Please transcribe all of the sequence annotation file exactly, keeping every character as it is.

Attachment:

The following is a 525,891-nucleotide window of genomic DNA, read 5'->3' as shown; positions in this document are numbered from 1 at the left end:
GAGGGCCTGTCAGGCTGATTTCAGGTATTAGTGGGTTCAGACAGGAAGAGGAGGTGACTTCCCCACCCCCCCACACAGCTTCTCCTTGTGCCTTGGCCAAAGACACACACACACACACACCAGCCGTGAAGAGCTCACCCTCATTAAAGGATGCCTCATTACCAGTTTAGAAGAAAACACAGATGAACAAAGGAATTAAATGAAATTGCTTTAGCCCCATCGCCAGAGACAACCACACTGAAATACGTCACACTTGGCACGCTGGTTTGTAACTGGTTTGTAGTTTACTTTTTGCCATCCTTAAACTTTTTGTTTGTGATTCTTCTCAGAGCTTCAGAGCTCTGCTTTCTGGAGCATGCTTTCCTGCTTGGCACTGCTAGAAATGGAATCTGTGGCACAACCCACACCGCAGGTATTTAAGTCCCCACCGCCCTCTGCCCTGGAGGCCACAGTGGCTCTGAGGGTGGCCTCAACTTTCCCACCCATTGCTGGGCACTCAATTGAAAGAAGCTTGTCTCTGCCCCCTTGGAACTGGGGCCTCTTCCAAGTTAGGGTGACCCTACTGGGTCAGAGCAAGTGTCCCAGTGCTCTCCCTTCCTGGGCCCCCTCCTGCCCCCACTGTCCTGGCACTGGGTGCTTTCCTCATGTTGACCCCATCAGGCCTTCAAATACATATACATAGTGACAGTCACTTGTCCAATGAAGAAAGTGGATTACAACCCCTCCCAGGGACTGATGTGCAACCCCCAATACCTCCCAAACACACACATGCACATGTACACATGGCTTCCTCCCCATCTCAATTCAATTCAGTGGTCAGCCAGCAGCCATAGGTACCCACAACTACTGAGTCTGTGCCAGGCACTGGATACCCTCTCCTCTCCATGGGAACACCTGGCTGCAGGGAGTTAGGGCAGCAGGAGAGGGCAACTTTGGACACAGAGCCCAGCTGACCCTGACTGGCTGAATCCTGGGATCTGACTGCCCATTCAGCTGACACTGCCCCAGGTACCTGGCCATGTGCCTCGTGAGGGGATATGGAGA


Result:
The following is a 525,891-nucleotide window of genomic DNA, read 5'->3' as shown; positions in this document are numbered from 1 at the left end:
GAGGGCCTGTCAGGCTGATTTCAGGTATTAGTGGGTTCAGACAGGAAGAGGAGGTGACTTCCCCACCCCCCCACACAGCTTCTCCTTGTGCCTTGGCCAAAGACACACACACACACACACCAGCCGTGAAGAGCTCACCCTCATTAAAGGATGCCTCATTACCAGTTTAGAAGAAAACACAGATGAACAAAGGAATTAAATGAAATTGCTTTAGCCCCATCGCCAGAGACAACCACACTGAAATACGTCACACTTGGCACGCTGGTTTGTAACTGGTTTGTAGTTTACTTTTTGCCATCCTTAAACTTTTTGTTTGTGATTCTTCTCAGAGCTTCAGAGCTCTGCTTTCTGGAGCATGCTTTCCTGCTTGGCACTGCTAGAAATGGAATCTGTGGCACAACCCACACCGCAGGTATTTAAGTCCCCACCGCCCTCTGCCCTGGAGGCCACAGTGGCTCTGAGGGTGGCCTCAACTTTCCCACCCATTGCTGGGCACTCAATTGAAAGAAGCTTGTCTCTGCCCCCTTGGAACTGGGGCCTCTTCCAAGTTAGGGTGACCCTACTGGGTCAGAGCAAGTGTCCCAGTGCTCTCCCTTCCTGGGCCCCCTCCTGCCCCCACTGTCCTGGCACTGGGTGCTTTCCTCATGTTGACCCCATCAGGCCTTCAAATACATATACATAGTGACAGTCACTTGTCCAATGAAGAAAGTGGATTACAACCCCTCCCAGGGACTGATGTGCAACCCCCAATACCTCCCAAACACACACATGCACATGTACACATGGCTTCCTCCCCATCTCAATTCAATTCAGTGGTCAGCCAGCAGCCATAGGTACCCACAACTACTGAGTCTGTGCCAGGCACTGGATACCCTCTCCTCTCCATGGGAACACCTGGCTGCAGGGAGTTAGGGCAGCAGGAGAGGGCAACTTTGGACACAGAGCCCAGCTGACCCTGACTGGCTGAATCCTGGGATCTGACTGCCCATTCAGCTGACACTGCCCCAGGTACCTGGCCATGTGCCTCGTGAGGGGATATGGAGA